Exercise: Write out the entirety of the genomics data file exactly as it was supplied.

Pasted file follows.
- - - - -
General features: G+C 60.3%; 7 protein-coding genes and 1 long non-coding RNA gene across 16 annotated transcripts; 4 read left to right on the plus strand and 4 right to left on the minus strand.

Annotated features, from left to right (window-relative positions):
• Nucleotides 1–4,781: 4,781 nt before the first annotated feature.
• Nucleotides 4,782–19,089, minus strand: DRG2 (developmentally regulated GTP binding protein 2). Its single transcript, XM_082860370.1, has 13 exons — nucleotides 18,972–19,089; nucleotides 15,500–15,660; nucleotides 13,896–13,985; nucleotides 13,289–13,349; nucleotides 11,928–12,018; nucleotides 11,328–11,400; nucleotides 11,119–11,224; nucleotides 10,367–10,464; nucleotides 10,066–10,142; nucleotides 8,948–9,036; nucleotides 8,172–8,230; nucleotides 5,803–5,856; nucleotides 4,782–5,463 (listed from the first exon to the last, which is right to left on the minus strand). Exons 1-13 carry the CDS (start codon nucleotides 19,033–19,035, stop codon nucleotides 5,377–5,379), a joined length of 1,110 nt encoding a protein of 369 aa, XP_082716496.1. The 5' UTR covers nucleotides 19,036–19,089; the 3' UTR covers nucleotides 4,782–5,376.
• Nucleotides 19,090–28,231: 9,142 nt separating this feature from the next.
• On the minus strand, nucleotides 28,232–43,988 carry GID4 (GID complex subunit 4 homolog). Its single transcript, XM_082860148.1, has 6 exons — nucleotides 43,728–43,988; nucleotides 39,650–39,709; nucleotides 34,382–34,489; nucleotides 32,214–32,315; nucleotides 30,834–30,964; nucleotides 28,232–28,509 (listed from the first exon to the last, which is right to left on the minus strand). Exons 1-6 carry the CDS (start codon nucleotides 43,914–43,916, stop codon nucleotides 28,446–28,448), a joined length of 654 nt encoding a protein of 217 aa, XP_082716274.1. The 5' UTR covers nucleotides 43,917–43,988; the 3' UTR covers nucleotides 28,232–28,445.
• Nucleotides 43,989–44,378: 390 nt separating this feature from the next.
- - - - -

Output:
General features: G+C 60.3%; 7 protein-coding genes and 1 long non-coding RNA gene across 16 annotated transcripts; 4 read left to right on the plus strand and 4 right to left on the minus strand.

Annotated features, from left to right (window-relative positions):
• Nucleotides 1–4,781: 4,781 nt before the first annotated feature.
• Nucleotides 4,782–19,089, minus strand: DRG2 (developmentally regulated GTP binding protein 2). Its single transcript, XM_082860370.1, has 13 exons — nucleotides 18,972–19,089; nucleotides 15,500–15,660; nucleotides 13,896–13,985; nucleotides 13,289–13,349; nucleotides 11,928–12,018; nucleotides 11,328–11,400; nucleotides 11,119–11,224; nucleotides 10,367–10,464; nucleotides 10,066–10,142; nucleotides 8,948–9,036; nucleotides 8,172–8,230; nucleotides 5,803–5,856; nucleotides 4,782–5,463 (listed from the first exon to the last, which is right to left on the minus strand). Exons 1-13 carry the CDS (start codon nucleotides 19,033–19,035, stop codon nucleotides 5,377–5,379), a joined length of 1,110 nt encoding a protein of 369 aa, XP_082716496.1. The 5' UTR covers nucleotides 19,036–19,089; the 3' UTR covers nucleotides 4,782–5,376.
• Nucleotides 19,090–28,231: 9,142 nt separating this feature from the next.
• On the minus strand, nucleotides 28,232–43,988 carry GID4 (GID complex subunit 4 homolog). Its single transcript, XM_082860148.1, has 6 exons — nucleotides 43,728–43,988; nucleotides 39,650–39,709; nucleotides 34,382–34,489; nucleotides 32,214–32,315; nucleotides 30,834–30,964; nucleotides 28,232–28,509 (listed from the first exon to the last, which is right to left on the minus strand). Exons 1-6 carry the CDS (start codon nucleotides 43,914–43,916, stop codon nucleotides 28,446–28,448), a joined length of 654 nt encoding a protein of 217 aa, XP_082716274.1. The 5' UTR covers nucleotides 43,917–43,988; the 3' UTR covers nucleotides 28,232–28,445.
• Nucleotides 43,989–44,378: 390 nt separating this feature from the next.